May 22, 2003
A high-level meeting between the Foreign Minister of Khartoum’s National Islamic Front regime (Mustapha Ismail) and US Secretary of State Colin Powell took place yesterday (May 21, 2003). Following the meeting a State Department spokesman gave a thoroughly upbeat assessment of Khartoum’s “cooperation” on terrorism. This seems rather dramatically at odds with the ominous account of Khartoum and terrorism recently offered by New York Times investigative reporters, who claim to have spoken with “senior counterterrorism officials” in the Bush administration (May 17, 2003). But for establishing the record, perhaps we should particularly note what the State Department has said on the present occasion: “‘We’ve had very good, and I think increasingly good, cooperation with Sudan on issues of counterterrorism, working together,” [State Department] spokesman Richard Boucher told reporters” (Agence France-Presse and AP, May 21, 2003). “‘I think it’s safe to say that Sudan is not the kind of haven for terrorists that it used to be, and has been quite cooperative in many ways in terms of the work we’ve been able to do with them since 9/11,’ [Boucher] said” (Voice of America, May 21, 2003).
But just how capacious a view of terror and terrorism does the State Department have? Do they know of the child in Nyala, Darfur Province, who was recently arrested by the al-shorta al-sha’abiya (“Public Police Force”) and sentenced in an Islamic court to 100 lashes of the whip? Can they imagine the terror that is presently the life of the 14-year old girl sentenced to this barbarous punishment for “adultery”? (The conviction was under Article 146 of Khartoum’s 1991 Penal Code.) Moreover, the young girl convicted is 9 months pregnant. A 25-year old businessman, Alsir Sabeel Nour Aldeen, was charged in connection with the incident, but was found not guilty and freed “for the lack of evidence.” (Details of this case have been provided by the Sudan Organisation Against Torture [SOAT] in a press release dated may 20, 2003—the day before the National Islamic Front Foreign Minister’s meeting with Secretary Powell.)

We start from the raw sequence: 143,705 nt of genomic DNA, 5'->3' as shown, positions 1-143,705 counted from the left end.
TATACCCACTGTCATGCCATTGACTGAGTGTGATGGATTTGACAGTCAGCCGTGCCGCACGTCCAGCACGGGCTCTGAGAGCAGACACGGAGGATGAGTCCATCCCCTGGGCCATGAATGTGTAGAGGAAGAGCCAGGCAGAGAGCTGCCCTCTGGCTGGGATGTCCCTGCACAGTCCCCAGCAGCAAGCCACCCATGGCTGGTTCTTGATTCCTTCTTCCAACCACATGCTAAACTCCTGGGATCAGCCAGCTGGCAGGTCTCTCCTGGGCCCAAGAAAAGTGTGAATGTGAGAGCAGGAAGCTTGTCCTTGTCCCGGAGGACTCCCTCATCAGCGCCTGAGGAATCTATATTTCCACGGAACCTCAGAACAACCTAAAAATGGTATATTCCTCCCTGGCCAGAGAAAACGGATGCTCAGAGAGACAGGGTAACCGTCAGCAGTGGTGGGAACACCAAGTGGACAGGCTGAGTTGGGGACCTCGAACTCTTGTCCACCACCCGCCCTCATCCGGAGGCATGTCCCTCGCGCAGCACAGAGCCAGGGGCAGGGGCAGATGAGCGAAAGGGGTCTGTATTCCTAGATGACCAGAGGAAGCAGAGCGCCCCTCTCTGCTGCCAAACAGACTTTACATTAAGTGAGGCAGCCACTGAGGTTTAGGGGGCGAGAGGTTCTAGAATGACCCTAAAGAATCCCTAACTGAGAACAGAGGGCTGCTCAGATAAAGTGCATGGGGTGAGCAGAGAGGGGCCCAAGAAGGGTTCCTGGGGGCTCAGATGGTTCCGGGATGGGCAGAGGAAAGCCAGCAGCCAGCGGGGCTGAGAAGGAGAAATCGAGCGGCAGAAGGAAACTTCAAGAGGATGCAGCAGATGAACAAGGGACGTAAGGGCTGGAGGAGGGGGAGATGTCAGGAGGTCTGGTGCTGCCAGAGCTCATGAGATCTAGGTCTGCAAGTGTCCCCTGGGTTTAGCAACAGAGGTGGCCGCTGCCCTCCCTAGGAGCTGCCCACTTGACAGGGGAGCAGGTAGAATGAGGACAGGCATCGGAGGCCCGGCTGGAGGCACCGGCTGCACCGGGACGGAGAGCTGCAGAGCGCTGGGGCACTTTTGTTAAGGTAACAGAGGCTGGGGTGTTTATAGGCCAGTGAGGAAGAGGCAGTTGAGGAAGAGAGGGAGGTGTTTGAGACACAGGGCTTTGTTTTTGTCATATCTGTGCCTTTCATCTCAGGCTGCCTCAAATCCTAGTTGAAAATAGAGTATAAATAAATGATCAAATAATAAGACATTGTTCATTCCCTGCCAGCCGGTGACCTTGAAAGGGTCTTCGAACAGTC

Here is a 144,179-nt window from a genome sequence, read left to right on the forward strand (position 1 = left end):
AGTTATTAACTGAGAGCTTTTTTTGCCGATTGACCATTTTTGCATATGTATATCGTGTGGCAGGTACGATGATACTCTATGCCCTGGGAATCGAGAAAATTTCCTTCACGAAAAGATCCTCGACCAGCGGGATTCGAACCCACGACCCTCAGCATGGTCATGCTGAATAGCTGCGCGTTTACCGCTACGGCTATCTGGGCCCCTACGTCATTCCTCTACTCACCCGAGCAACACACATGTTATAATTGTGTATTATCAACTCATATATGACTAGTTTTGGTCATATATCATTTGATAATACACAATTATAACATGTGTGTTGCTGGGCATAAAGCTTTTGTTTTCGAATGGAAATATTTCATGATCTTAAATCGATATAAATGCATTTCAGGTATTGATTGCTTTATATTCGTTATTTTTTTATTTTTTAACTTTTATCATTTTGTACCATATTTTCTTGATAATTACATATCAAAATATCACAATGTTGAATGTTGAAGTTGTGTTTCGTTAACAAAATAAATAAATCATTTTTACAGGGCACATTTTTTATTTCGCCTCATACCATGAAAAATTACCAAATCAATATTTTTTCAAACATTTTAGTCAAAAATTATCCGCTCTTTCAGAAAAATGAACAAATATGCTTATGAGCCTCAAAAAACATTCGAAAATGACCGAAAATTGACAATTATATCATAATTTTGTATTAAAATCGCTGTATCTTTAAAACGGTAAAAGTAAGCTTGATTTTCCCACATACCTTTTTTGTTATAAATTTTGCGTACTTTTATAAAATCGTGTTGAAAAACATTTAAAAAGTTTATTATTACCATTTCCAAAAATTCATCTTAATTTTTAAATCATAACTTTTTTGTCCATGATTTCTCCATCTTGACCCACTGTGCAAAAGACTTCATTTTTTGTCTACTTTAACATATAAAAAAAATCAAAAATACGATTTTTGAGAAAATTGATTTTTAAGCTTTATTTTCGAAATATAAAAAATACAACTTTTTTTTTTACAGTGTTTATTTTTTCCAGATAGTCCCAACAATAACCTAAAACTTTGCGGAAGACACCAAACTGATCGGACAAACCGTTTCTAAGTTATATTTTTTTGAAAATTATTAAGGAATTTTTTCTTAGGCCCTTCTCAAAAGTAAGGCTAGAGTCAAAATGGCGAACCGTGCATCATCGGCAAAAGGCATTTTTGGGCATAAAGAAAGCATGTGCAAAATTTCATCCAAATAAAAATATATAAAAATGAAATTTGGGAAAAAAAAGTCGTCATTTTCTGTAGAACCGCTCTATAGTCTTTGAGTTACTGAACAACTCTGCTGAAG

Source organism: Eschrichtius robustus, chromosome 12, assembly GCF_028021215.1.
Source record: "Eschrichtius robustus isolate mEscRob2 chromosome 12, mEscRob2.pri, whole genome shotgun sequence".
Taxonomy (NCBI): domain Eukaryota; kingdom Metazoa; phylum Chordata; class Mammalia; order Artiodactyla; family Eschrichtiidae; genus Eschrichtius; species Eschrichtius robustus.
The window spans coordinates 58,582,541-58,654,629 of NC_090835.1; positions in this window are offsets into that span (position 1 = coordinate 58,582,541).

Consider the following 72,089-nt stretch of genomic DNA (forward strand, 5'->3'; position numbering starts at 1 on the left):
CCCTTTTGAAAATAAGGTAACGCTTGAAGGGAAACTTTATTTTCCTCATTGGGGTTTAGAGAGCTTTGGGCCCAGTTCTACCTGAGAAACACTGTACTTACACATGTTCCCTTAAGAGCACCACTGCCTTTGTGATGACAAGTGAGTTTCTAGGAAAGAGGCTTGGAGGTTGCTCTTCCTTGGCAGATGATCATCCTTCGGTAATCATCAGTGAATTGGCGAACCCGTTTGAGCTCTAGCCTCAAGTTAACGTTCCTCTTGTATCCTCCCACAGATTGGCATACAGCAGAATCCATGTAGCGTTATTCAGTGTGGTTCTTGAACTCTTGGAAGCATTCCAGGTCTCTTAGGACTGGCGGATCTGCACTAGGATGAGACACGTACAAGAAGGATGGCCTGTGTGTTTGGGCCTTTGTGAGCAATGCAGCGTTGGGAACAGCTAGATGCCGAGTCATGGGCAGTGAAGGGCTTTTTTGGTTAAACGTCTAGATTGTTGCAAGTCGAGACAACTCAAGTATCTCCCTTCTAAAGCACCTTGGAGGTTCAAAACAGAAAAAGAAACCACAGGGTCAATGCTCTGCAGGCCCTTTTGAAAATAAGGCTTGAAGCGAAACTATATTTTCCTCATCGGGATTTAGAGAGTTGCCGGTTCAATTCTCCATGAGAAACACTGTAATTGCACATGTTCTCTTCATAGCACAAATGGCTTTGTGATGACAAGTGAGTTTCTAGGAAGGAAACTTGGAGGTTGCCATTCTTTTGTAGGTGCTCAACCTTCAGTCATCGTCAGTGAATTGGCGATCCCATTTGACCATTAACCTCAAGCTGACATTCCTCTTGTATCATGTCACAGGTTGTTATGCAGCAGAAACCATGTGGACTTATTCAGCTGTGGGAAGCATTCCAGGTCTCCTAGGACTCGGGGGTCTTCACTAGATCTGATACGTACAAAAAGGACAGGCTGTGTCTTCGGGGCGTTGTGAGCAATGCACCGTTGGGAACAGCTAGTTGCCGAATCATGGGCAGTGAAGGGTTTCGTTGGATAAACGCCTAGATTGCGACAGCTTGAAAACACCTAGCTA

If we wish to understand terror, and if we wish to understand the meaning of Khartoum’s imposition of shari’a (Islamic law) and its penal provisions (hudud), then it should require no great imaginative exertion to feel something of what this young girl is now feeling as she awaits her ghastly punishment. Nor should it be forgotten that 100 lashes can easily prove fatal, depending on the force with which they are administered. Most importantly, it must not be forgotten that the police that made the arrest and the court that convicted the girl are both natural extensions of the National Islamic Front vision of Sudan—all of Sudan.
Those who can justify the merciless whipping of a pregnant girl must be seen for what they are. Foreign Minister Ismail must be seen not simply as the always-smiling face of deft and expedient diplomacy, but as a representative of unspeakable brutality and cruelty. His face, the faces of all who represent the power of the National Islamic Front regime, must be seen looking down upon this pregnant young girl as she endures her savage punishment—and approving. The faces of the Khartoum regime must be seen whenever we hear of the terror that has been wrought with increasing fury of late in Darfur, and has been the fate of southern Sudan and other marginalized areas for years and years.
And we must hope that in assessing Khartoum, the US State Department develops a fuller sense of what constitutes terror.
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